On this visit I came across several graves of interest. The first is that of Claude Cricket Williams. Claude’s grave inscription says he was “accidentally killed at the Bijou Theatre fire in 1889.” He was 28 years of age. My research has revealed that Claude was the hall porter at the theatre and Claude died along with Captain Parsons, 33 years old, of the East Melbourne Brigade. The inquest found that there was “abundant evidence to show that both men came by their deaths through disobedience of order.” In Captain Parsons’ case, he was with a group of fire fighters who placed a ladder over a narrow gangway in an attempt to get onto the stage. Despite being warned by others that the walls could be heard cracking from the heat, the men proceeded with the ladder until the east wall gave way, striking Parsons in the head. In the case of Claude it was deemed he stayed in the burning building in an attempt to assist with the fire “without any right as he was not a member of the fire brigade.”

A "Father" of the Australian Labour Day

The second grave I came across is that of James Stephens who the founder of the “8 hour system” in Victoria, Australia. James was a stonemason, Trade union official and Chartist who on 21 April 1856 lead a group of stonemasons who walked off the job demanding the 8 hour system (8 hours of work, 8 hours of recreation, 8 hours of sleep) be introduced in Victoria, with the same pay. The movement worked and a public holiday called “Labour Day” is now held every year to remember this achievement.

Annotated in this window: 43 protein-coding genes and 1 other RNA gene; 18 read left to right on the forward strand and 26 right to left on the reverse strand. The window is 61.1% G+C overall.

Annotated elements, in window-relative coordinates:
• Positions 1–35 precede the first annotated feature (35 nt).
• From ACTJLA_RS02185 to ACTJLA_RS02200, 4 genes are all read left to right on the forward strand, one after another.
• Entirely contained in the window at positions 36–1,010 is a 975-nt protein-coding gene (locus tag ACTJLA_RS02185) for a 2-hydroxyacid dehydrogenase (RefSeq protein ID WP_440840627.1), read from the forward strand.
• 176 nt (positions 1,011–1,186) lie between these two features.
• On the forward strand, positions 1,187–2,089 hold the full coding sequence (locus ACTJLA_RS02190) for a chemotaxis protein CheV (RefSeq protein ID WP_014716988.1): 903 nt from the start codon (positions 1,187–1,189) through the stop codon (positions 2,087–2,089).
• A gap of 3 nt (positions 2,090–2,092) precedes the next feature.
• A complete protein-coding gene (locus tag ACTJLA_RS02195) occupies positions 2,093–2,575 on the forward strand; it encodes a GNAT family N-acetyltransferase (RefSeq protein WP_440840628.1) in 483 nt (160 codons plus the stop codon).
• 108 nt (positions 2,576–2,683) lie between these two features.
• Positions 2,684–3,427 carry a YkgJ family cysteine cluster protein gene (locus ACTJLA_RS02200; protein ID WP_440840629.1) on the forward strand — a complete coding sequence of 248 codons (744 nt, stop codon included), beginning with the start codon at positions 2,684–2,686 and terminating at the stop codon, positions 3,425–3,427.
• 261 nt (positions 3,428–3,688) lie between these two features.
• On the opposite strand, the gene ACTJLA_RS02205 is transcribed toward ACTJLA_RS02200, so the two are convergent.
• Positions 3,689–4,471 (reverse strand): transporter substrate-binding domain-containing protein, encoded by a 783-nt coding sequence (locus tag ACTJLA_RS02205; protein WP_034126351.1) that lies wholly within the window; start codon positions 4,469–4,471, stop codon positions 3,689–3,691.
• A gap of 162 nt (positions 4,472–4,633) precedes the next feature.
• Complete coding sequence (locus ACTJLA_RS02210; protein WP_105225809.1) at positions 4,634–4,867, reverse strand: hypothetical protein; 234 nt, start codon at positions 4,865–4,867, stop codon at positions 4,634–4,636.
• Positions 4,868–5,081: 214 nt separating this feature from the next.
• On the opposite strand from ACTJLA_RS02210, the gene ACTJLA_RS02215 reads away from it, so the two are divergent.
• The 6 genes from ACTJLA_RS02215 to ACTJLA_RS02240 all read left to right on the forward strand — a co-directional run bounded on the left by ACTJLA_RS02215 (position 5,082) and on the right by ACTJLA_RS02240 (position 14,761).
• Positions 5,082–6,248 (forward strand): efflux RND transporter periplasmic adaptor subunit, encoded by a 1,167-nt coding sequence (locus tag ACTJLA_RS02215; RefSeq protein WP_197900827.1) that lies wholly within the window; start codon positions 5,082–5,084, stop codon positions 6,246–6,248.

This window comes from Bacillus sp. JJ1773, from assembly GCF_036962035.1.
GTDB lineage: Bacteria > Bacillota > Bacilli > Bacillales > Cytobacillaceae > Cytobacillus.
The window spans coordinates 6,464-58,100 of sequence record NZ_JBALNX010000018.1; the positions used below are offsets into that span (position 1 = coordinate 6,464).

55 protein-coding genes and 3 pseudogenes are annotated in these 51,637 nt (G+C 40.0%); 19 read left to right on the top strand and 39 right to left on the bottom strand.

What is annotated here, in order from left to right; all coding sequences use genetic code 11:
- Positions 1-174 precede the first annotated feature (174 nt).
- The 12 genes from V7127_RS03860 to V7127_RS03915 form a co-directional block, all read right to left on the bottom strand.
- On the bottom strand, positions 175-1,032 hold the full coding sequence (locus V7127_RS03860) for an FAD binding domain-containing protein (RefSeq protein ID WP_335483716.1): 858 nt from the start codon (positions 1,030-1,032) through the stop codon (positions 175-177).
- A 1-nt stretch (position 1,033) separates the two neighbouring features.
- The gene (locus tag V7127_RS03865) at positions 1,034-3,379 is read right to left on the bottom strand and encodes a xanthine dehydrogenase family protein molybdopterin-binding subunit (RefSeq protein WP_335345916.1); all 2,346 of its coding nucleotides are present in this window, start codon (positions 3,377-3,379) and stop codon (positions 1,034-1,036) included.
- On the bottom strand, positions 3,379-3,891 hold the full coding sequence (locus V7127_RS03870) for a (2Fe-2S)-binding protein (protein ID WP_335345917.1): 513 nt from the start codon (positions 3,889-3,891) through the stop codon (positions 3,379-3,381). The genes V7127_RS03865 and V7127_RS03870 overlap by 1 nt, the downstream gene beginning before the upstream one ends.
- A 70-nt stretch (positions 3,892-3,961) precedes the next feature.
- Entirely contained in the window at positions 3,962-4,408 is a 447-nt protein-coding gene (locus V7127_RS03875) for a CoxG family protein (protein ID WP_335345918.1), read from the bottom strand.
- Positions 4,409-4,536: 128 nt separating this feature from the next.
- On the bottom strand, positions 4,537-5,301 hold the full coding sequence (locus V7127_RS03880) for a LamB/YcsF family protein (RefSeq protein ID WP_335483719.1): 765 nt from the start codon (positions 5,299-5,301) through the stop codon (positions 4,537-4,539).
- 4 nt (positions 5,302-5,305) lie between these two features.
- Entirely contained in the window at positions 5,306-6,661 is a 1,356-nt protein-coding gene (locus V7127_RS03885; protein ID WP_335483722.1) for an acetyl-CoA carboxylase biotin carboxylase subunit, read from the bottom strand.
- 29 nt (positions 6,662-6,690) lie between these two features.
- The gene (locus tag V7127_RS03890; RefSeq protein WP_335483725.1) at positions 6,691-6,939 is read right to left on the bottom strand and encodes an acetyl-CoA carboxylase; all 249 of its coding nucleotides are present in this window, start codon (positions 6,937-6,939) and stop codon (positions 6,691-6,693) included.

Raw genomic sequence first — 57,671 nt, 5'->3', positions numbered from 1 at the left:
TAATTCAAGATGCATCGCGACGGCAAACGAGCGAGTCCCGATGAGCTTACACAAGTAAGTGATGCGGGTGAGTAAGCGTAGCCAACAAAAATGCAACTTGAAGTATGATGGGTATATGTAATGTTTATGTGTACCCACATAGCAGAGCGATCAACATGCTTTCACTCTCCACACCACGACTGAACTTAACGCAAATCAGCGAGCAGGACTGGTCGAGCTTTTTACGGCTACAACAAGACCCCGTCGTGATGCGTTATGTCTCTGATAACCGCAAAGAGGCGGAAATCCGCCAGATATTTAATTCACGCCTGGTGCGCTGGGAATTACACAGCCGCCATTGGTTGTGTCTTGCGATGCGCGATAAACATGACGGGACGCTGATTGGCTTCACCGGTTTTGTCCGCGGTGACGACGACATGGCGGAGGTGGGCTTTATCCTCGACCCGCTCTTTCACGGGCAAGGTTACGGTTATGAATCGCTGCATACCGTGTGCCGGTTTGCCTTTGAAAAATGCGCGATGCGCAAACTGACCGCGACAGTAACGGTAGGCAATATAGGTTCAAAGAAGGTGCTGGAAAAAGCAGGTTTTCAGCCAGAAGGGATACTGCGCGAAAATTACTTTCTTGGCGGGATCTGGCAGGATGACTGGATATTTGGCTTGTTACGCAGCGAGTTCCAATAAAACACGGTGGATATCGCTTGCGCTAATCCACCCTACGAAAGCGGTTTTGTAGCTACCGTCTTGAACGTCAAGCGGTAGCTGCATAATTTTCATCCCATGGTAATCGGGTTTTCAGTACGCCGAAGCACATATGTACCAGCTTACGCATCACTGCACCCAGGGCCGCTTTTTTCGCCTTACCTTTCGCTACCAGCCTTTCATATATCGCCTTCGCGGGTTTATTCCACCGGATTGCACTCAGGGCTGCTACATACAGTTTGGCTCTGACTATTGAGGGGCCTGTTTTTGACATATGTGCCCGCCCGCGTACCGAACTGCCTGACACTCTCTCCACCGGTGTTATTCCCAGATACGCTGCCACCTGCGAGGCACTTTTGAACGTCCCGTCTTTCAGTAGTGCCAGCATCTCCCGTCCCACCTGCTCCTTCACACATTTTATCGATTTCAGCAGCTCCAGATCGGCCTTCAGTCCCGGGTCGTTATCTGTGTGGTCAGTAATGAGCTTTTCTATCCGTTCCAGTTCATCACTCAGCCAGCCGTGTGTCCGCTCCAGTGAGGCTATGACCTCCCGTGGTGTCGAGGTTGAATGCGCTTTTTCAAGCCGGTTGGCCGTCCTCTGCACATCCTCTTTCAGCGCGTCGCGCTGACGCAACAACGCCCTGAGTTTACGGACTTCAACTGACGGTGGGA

This grave really caught my eye because it is the grave of a local undertaker, John Allison. I look forward to my next visit and what other stories I will find.

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Check out Samantha's photographs on Instagram. Just click that link and log on with your Facebook ID (if you're not already on Instagram). Cut and paste Samantha’s Instagram identifier into the search box: "sammy_eternityandchurch_pics." Please visit and enjoy her work!

Sources:

Saturday, May 14, 2016

Ebeneezer Tucker, of Tuckerton, N.J.

I’ve been wearing the same old pair of jeans for a few weeks now, in order to jog my memory so I would write this blog. I bought them last summer under a strange set of circumstances which has to do with death and cemeteries. You’ll see.